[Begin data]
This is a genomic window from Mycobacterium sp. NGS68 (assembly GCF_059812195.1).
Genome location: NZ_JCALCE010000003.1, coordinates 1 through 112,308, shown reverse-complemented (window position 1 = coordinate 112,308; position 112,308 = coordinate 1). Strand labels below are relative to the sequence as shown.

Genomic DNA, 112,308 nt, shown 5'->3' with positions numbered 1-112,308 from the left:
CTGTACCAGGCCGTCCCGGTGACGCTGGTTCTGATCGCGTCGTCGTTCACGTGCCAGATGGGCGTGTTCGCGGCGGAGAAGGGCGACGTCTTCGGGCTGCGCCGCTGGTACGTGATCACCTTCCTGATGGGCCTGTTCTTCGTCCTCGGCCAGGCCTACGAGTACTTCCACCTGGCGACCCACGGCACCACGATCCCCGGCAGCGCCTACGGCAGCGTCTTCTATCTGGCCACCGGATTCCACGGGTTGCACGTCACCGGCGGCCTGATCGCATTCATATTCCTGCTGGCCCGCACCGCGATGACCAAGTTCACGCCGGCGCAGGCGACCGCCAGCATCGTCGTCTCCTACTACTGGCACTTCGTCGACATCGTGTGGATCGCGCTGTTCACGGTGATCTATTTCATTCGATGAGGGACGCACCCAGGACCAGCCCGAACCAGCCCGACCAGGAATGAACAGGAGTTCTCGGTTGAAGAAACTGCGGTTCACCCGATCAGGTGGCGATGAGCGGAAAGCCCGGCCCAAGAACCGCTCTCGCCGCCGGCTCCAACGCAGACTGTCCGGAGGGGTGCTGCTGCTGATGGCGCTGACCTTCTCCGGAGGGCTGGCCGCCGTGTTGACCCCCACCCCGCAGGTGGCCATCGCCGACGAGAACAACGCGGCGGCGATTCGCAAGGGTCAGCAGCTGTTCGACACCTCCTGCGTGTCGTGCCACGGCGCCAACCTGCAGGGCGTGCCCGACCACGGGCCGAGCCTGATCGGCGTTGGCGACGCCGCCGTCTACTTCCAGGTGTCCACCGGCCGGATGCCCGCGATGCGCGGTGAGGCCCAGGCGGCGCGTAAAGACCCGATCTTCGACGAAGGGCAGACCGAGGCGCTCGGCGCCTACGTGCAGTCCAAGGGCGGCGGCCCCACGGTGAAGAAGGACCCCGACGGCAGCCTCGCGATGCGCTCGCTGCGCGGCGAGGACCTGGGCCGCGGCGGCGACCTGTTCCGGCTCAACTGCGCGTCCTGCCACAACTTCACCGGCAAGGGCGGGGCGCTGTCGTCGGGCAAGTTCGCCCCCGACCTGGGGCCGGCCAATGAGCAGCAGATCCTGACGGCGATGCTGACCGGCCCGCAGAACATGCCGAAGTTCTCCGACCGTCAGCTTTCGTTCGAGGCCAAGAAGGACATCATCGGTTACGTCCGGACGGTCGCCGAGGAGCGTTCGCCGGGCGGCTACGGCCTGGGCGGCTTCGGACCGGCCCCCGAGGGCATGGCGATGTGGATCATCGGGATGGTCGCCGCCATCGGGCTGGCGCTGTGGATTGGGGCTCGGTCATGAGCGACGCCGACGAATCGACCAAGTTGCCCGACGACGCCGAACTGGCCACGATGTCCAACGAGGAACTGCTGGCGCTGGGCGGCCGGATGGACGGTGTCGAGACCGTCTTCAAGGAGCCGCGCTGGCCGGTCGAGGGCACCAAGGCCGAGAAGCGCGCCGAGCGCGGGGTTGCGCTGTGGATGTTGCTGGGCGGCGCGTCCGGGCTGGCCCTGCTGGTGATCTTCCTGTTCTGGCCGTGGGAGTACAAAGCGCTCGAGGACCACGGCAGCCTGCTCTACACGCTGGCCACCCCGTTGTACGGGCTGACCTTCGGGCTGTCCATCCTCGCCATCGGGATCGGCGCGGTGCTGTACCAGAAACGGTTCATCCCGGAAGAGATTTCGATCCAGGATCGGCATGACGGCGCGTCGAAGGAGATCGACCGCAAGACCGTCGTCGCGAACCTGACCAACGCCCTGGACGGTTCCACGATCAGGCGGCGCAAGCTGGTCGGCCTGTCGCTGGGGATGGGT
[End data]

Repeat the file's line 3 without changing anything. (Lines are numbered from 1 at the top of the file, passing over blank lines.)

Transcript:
Genomic DNA, 112,308 nt, shown 5'->3' with positions numbered 1-112,308 from the left: